View across the Outer Harbour of Stornoway

Monday, 11 January 2010

Five years ago today

11 January 2005 is one of those days that everybody who was in the Outer Hebrides at the time will not forget. A deep Atlantic depression moved past our islands, bringing with it winds of force 12 on the Beaufort scale, with gusts in excess of 130 mph. At the time, I was staying in Kershader, 12 miles south of Stornoway as the crow flies - more like 22 miles by road. At 6.22pm, the power went off, not to go back on again for 48 hours. The wind was already howling around the building. Blue flashing lights penetrated the darkness from across Loch Erisort - police cars were stopping traffic on the Stornoway to Tarbert road after a lorry driver reported a sheep flying past his windscreen. The driver of the South Lochs bus that night was mightily relieved to make it home in one piece, he told me later. Trees were downed, roofs taken off, vehicles crushed under trees - and hundreds of them toppled in the Castle Grounds in Stornoway. High tides lapped at the doors of people on Cromwell Street and Bayhead in the town. Boats were torn off their moorings and smashed into the ferry terminal. Slates became like missiles, and pedestrians blown off their feet. Some who sought refuge were denied entry; others were taken inside.

The next morning dawned breezy and bright. Everybody heaved a sigh of relief. That was a bad one, but it's only damage. By 9.20 am however, reports start to emerge from the Southern Isles. Five people are missing in South Uist, after they fled their home the previous evening at around 7pm. Rising tides had started to approach their home, and pebbles were hurled against walls and windows. They enter two cars and drive from their home at Eochdar towards the causeway, linking South Uist and Benbecula. A fatal decision. That road parallels the stretch of sea that separates the two islands. The southeasterly storm, combined with a springtide from the northwest pushed the waters of Loch Bi up; but on account of the floodtide they could not drain into the sea. The loch flooded a small causeway, sweeping the cars into the water. By morning, the five missing people are found dead. They include a mother and father with two young children and a grandfather.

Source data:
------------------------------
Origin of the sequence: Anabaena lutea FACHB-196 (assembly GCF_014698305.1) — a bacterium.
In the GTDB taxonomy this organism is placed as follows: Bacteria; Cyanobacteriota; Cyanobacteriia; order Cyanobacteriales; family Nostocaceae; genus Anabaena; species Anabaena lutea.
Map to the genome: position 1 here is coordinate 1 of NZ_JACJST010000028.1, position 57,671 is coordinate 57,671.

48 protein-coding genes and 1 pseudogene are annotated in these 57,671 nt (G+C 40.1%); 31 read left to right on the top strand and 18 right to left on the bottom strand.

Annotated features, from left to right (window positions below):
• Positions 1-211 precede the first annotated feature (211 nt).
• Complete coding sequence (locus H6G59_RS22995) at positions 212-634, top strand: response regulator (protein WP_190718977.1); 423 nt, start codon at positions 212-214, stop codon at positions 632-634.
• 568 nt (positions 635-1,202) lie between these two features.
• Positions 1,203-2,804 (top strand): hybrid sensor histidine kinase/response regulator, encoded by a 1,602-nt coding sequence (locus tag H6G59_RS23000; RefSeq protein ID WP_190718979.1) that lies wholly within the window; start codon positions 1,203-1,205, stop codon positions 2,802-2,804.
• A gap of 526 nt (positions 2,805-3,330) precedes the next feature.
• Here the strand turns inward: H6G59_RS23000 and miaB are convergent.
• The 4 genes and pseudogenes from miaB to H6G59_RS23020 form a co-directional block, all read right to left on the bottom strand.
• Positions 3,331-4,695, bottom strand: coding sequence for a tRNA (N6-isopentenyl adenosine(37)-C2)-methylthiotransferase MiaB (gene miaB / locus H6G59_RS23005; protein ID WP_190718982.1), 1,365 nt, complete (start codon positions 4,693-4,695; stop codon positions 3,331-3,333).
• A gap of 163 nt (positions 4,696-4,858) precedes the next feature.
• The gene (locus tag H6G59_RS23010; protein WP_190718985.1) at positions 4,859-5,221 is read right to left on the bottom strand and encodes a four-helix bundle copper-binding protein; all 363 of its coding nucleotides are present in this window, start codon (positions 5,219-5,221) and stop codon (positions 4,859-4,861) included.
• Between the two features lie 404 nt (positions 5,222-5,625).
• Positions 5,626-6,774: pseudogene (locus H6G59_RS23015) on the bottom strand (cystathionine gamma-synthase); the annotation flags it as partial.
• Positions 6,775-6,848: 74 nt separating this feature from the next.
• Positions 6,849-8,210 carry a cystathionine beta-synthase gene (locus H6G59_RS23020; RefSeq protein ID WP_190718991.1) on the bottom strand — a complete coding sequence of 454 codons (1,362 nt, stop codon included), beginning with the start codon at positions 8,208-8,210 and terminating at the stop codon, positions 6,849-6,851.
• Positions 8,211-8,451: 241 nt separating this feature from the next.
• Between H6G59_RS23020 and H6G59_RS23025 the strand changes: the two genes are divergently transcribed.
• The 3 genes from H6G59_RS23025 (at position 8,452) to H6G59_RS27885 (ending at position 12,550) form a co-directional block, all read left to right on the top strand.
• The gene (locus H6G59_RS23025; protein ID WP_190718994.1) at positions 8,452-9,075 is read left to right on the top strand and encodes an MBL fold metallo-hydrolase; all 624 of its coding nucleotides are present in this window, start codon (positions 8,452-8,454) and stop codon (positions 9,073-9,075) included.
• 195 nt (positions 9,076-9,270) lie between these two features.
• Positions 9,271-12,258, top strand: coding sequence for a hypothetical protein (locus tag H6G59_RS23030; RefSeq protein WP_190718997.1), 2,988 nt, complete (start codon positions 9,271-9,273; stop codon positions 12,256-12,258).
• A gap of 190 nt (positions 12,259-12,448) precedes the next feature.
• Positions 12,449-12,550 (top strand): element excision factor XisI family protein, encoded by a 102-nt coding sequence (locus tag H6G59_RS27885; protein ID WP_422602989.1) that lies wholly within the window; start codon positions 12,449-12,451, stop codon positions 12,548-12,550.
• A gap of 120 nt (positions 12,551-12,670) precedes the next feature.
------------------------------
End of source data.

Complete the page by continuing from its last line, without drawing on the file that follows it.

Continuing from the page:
A notice in the Stornoway Gazette of last week commemorated their loss. This entry is in their memory too.


  1. It never fails to amaze me how much damage etc can be doen to parts of the UK and unless it actually happens in the "home counties" we never ever hear about it....same with the weather forecast it is always what is happening in London that is the most important.. I am sorry that I don't recall ever reading about these disasters on the islands, but today I give me condolances..
    Love Sybil

  2. Hard to imagine a sheep flying past your windshield ~ I bet the driver was stunned. What an awful storm which I'm sure will be remembered forever.

  3. I missed this entry Guido but remember the incident well. I was distressed with imagining what that poor family must have gone through as they made up their minds to leave their home. If I remember right they lived on a small island open to the havoc the storm was creating...yes?
    God bless them!

  4. Hard to imagine Guido although your descriptions are so good. Down here it is so rare to get weather like that except for the hurrican of 1987 which I will never forget as I was trapped under a heavy oak door with nobody to help. Winds have scared me ever since.

    What a tragedy about that family. God bless their souls.